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# Thread: How would you approach this?

1. ## How would you approach this?

So, I just finished Problem 28 on Project Euler (Please click on this to see the problem).. And I am quite proud of my algorithm! But, I'm curious about how yal would approach this problem!! Just comment with your step by step logic.

I'll gladly post my algorithm after seeing some of yal's approaches   Reply With Quote

3. ## Re: How would you approach this?

Mathematical formulas for computing the value at each diagonal:

n^2-x*(n-1), where n is the width of the sub-spiral and x is which diagonal (0 is top-left, going counter-clock wise).

Simply sum up all spirals from n=3:2:1001 and add on the 1 for the center.  Reply With Quote

4. ## Re: How would you approach this?

Oh wow this is interesting... I bet there are several formulas like this one that I could implement into my later algorithms.. Nice HelloWorld Here's my approach:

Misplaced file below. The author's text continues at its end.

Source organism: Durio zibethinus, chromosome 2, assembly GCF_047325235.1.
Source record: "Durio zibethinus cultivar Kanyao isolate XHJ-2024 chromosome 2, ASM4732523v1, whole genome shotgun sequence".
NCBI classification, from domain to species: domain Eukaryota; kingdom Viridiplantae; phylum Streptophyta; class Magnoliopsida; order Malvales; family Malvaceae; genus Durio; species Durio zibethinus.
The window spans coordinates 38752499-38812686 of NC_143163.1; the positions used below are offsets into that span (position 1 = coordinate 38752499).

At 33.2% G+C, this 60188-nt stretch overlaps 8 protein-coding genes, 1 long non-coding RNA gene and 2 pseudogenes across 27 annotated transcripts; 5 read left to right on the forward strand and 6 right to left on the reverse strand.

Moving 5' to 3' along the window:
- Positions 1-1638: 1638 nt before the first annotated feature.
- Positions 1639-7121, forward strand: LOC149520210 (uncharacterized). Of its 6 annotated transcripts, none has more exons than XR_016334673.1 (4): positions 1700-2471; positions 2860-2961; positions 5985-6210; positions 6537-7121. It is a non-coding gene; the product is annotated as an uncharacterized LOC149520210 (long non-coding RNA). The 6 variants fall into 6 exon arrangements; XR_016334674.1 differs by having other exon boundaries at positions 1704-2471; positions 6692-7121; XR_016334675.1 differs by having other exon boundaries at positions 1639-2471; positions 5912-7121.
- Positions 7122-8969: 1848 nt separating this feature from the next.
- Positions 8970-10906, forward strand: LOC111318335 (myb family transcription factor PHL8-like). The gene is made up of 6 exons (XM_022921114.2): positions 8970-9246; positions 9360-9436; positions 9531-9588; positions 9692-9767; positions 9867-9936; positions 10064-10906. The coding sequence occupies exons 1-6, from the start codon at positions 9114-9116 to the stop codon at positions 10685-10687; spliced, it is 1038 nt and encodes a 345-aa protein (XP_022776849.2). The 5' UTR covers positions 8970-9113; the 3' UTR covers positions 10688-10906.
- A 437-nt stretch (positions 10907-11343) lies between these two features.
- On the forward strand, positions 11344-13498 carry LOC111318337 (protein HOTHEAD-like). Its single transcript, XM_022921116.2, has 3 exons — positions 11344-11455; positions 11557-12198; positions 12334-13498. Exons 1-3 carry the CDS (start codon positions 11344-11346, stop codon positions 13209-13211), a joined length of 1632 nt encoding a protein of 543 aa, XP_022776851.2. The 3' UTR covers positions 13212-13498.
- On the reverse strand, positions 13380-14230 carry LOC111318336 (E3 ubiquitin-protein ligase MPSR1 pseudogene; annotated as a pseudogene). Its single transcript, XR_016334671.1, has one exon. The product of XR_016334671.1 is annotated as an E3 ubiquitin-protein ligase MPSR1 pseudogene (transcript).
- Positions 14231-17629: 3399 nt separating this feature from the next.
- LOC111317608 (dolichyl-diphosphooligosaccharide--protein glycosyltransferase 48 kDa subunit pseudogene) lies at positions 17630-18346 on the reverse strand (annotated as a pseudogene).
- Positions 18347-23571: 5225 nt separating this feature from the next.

```public class prob28 {
public static void main(String args[]){

double sum = 0;
double inc = 2;
double limit = 3;

for(int i = 1; i <= 1001*1001; i+=inc){
if(i%(limit*limit) == 0){
inc+=2;
limit+=2;
}
sum+=i;
}
System.out.println(sum);

}
}```

Looking at the spiral given.. You can make a few inferences:

1. The spiral will end at a square number of every odd number.. 1^2 = 1 -> 3^2 = 9 -> 5^2 = 25
2. All of the above numbers are the end of each individual perfect square..
3. Also, since the dimensions are increasing by odd numbers, the distance between each corner will increase by 2.. Here's the pattern:

Increments of 2: 1, 3, 5, 7, 9 (reach perfect odd square)
Increments of 4: 13, 17, 21, 25 (reach perfect odd square)
Increments of 6: 31, 37, ... etc.

So that's basically what my code represents! I thought it was pretty crafty of me  Reply With Quote

5. ## Re: How would you approach this?

Clever It's basically the same idea except you left it in the recurrence relationship form, and I had removed the recurrence relationships. Both equally correct and quick to compute.  Reply With Quote